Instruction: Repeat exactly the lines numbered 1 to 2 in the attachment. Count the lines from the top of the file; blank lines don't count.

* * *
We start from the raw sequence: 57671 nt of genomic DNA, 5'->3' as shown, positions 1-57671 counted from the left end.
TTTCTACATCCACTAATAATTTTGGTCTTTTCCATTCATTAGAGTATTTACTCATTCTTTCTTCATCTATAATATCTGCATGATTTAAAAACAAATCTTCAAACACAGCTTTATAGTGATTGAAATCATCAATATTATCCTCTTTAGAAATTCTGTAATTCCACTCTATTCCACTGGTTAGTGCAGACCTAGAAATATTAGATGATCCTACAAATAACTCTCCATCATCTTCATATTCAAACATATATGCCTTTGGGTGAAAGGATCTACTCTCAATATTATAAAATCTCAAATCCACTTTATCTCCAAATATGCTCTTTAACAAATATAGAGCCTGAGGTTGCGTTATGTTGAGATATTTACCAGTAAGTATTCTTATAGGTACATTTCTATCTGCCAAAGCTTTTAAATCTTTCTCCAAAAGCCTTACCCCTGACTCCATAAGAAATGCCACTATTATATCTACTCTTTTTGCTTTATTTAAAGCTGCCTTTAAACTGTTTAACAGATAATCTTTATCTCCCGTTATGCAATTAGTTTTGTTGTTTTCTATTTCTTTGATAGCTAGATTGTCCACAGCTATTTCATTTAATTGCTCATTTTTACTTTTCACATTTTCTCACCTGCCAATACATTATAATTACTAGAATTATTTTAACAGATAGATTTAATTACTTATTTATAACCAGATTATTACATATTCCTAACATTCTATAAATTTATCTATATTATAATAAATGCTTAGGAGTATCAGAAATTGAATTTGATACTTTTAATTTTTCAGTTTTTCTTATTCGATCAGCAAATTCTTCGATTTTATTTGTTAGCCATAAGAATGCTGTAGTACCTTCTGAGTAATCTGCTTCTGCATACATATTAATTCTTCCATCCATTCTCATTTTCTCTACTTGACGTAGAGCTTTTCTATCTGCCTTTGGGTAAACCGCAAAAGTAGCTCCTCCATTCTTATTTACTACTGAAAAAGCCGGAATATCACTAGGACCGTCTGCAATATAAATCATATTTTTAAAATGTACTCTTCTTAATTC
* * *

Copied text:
We start from the raw sequence: 57671 nt of genomic DNA, 5'->3' as shown, positions 1-57671 counted from the left end.
TTTCTACATCCACTAATAATTTTGGTCTTTTCCATTCATTAGAGTATTTACTCATTCTTTCTTCATCTATAATATCTGCATGATTTAAAAACAAATCTTCAAACACAGCTTTATAGTGATTGAAATCATCAATATTATCCTCTTTAGAAATTCTGTAATTCCACTCTATTCCACTGGTTAGTGCAGACCTAGAAATATTAGATGATCCTACAAATAACTCTCCATCATCTTCATATTCAAACATATATGCCTTTGGGTGAAAGGATCTACTCTCAATATTATAAAATCTCAAATCCACTTTATCTCCAAATATGCTCTTTAACAAATATAGAGCCTGAGGTTGCGTTATGTTGAGATATTTACCAGTAAGTATTCTTATAGGTACATTTCTATCTGCCAAAGCTTTTAAATCTTTCTCCAAAAGCCTTACCCCTGACTCCATAAGAAATGCCACTATTATATCTACTCTTTTTGCTTTATTTAAAGCTGCCTTTAAACTGTTTAACAGATAATCTTTATCTCCCGTTATGCAATTAGTTTTGTTGTTTTCTATTTCTTTGATAGCTAGATTGTCCACAGCTATTTCATTTAATTGCTCATTTTTACTTTTCACATTTTCTCACCTGCCAATACATTATAATTACTAGAATTATTTTAACAGATAGATTTAATTACTTATTTATAACCAGATTATTACATATTCCTAACATTCTATAAATTTATCTATATTATAATAAATGCTTAGGAGTATCAGAAATTGAATTTGATACTTTTAATTTTTCAGTTTTTCTTATTCGATCAGCAAATTCTTCGATTTTATTTGTTAGCCATAAGAATGCTGTAGTACCTTCTGAGTAATCTGCTTCTGCATACATATTAATTCTTCCATCCATTCTCATTTTCTCTACTTGACGTAGAGCTTTTCTATCTGCCTTTGGGTAAACCGCAAAAGTAGCTCCTCCATTCTTATTTACTACTGAAAAAGCCGGAATATCACTAGGACCGTCTGCAATATAAATCATATTTTTAAAATGTACTCTTCTTAATTC